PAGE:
March 19, 2018, by Tim Radford
About 7,000 sq kms of Amazonia’s forest is destroyed annually. Image: By Dallas Krentzel, via Wikimedia Commons
Three new studies highlight the value of the world’s unregarded forests – and the dangers they face as the climate changes.
LONDON, 19 March, 2018 – The world’s unregarded forests are at risk. Intact forest is now being destroyed at an annual rate that threatens to cancel out any attempts to contain global warming by controlling greenhouse gas emissions.
Trees in the tropical regions are dying twice as fast as they did 35 years ago – and human-induced climate change is a factor.
And a third study has highlighted the value to humanity of intact forests, while estimating that four-fifths of the Earth’s remaining woodlands are now in some way degraded by human activities. “This figure,” researchers warn, “is probably an underestimate.”
All three studies confirm the value of forests to the planet – and underline the increasingly dangerous rate of loss.
An international team of researchers report in Nature Communications that they made a computer model of the planet’s atmospheric conditions: they included natural and human-triggered aerosols, volatile organic compounds, greenhouse gases and other factors that influence temperature, one of which is albedo: the scientist’s word for the capacity of terrain to absorb or reflect solar radiation.
They tested their model against the Earth’s temperature records since 1850 – and then ran it again, this time with a hypothetical forest-free world.
“The result was a significant rise of 0.8°C in mean temperature. In other words, today the planet would be almost 1°C warmer on average if there were no more forests,” said Paulo Artaxo, of the University of São Paulo in Brazil.
“If we go on destroying forests at the current pace – some 7,000 square kilometres per year in the case of Amazonia – in three to four decades, we’ll have a massive accumulated loss. This will intensify global warming regardless of all efforts to reduce greenhouse gas emissions.”
The second study, in the journal New Phytologist, is a reminder of just how complex the challenge of forest conservation can be. Foresters and botanists from around the planet concentrated on the special case of the tropical rainforest, home to so much of the world’s terrestrial biodiversity, and analysed the hazards.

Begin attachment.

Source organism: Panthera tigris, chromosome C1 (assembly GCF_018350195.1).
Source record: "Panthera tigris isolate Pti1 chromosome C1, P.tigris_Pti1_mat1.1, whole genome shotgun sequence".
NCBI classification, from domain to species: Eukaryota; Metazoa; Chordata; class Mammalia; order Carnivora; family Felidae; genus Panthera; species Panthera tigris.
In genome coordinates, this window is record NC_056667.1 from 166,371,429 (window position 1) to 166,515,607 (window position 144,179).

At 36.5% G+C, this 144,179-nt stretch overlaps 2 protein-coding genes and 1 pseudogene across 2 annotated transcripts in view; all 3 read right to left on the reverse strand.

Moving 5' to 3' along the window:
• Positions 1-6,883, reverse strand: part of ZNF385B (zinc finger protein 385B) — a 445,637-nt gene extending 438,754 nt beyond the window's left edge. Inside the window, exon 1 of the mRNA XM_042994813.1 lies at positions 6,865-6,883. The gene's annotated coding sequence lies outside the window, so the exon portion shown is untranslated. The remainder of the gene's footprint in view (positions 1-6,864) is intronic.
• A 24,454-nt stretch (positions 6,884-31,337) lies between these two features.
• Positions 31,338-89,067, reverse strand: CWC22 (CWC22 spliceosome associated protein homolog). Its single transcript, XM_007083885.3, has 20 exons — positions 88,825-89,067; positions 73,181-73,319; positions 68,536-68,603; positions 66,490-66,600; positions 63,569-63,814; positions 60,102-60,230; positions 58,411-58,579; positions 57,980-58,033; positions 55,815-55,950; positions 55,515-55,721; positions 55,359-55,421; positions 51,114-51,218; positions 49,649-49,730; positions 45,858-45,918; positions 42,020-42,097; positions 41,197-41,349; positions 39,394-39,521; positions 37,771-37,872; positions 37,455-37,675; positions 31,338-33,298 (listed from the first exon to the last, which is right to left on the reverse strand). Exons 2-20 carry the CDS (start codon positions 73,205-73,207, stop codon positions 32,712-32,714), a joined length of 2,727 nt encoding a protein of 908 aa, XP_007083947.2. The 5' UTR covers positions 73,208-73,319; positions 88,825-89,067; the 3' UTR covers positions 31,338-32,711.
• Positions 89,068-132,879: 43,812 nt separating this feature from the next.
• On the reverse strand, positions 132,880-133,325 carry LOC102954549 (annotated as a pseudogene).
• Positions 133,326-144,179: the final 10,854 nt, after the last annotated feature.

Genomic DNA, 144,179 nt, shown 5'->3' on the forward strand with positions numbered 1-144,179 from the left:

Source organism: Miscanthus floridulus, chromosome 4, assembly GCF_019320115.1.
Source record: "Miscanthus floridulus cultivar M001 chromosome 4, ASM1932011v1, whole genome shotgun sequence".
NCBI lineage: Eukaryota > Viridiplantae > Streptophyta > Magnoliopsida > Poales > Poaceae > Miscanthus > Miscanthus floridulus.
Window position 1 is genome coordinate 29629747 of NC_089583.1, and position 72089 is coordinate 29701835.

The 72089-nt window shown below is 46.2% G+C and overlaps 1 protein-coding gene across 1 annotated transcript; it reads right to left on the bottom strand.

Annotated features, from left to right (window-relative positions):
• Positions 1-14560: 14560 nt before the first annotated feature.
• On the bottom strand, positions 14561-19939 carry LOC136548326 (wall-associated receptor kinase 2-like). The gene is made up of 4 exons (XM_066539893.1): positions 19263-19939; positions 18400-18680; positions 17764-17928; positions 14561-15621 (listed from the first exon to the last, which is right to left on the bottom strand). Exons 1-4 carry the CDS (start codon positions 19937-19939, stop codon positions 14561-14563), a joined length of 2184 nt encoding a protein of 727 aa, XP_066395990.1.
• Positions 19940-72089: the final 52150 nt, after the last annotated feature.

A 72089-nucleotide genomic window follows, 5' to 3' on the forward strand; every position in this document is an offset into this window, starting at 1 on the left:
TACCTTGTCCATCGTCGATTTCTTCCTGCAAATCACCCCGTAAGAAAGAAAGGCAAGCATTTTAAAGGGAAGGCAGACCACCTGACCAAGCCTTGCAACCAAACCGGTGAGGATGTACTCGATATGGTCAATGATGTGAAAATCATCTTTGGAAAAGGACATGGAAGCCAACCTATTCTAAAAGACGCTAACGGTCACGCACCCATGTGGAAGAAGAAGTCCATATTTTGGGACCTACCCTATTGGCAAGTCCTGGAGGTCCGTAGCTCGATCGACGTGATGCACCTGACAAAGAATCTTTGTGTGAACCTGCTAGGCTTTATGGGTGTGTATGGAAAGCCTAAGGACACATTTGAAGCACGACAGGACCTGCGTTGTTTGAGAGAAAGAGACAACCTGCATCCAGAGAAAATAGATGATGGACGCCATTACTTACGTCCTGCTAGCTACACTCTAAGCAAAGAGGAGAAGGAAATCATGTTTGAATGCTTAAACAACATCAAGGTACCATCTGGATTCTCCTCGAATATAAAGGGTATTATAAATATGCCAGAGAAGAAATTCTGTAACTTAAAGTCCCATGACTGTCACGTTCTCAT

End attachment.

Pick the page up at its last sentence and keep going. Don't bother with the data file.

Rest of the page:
“Earth’s remaining forests are the crown jewels, ones that global climate and biodiversity policies must now emphasise”
These include rising temperatures, increasing carbon dioxide levels, fires, more destructive storms, insect infestation and the impact of woody vines known as lianas.
They found that trees in some areas were dying at about twice the rate they were 35 years ago.
“No matter how you look at it, trees in the moist tropics wil l likely die at elevated rates through the end of the century relative to their mortality rates in the past,” said Nate McDowell, of the US government’s Pacific Northwest National Laboratory.
“There is a host of factors that appear to be driving mortality, and the likelihood of those factors occurring is increasing.”
Such studies deliver no great surprises: they add levels of detail to a big picture that has been clearly outlined and repeatedly confirmed. Humans do not need to fell forests to find new farmland, and when they do so they damage the natural diversity on which they and other creatures depend.
Winners all round
Healthy forests absorb carbon dioxide from human fossil fuel combustion and at the same time reduce regional temperatures.
Forests are being destroyed at a disconcerting rate, but if humans conserved them, there would be a greater chance of containing global warming to targets set by a global climate summit in Paris in 2015.
And repeated studies have confirmed that conserved forests deliver many benefits. Everybody wins.
Just how humans benefit has been spelled out yet again in the journal Nature Ecology and Evolution. Forests cover about 25% of the planet’s land surface, but over the past three centuries Earth has lost at least a third of its natural tree cover, due to human expansion. More than 80% of what remains has been affected by human action.
But these same forests absorb around 25% of carbon emissions from factory chimneys, power stations and car exhausts; they play a vital role in stabilising local and regional weather, and they reduce the risk of drought.
Intact forests are home to higher numbers of other species; they sustain many indigenous cultures; their conservation delivers medically-beneficial plants and their degradation drives the spread of infectious diseases.
“It is well-known that forest protection is essential for any environmental solution – yet not all forests are equal,” said James Watson, of the University of Queensland in Australia and the World Conservation Society.
“Forest conservation must be prioritised based on their relative values, and Earth’s remaining forests are the crown jewels, ones that global climate and biodiversity policies must now emphasise.” – Climate News Network
Tim Radford, a founding editor of Climate News Network, worked for The Guardian for 32 years, for most of that time as science editor. He has been covering climate change since 1988.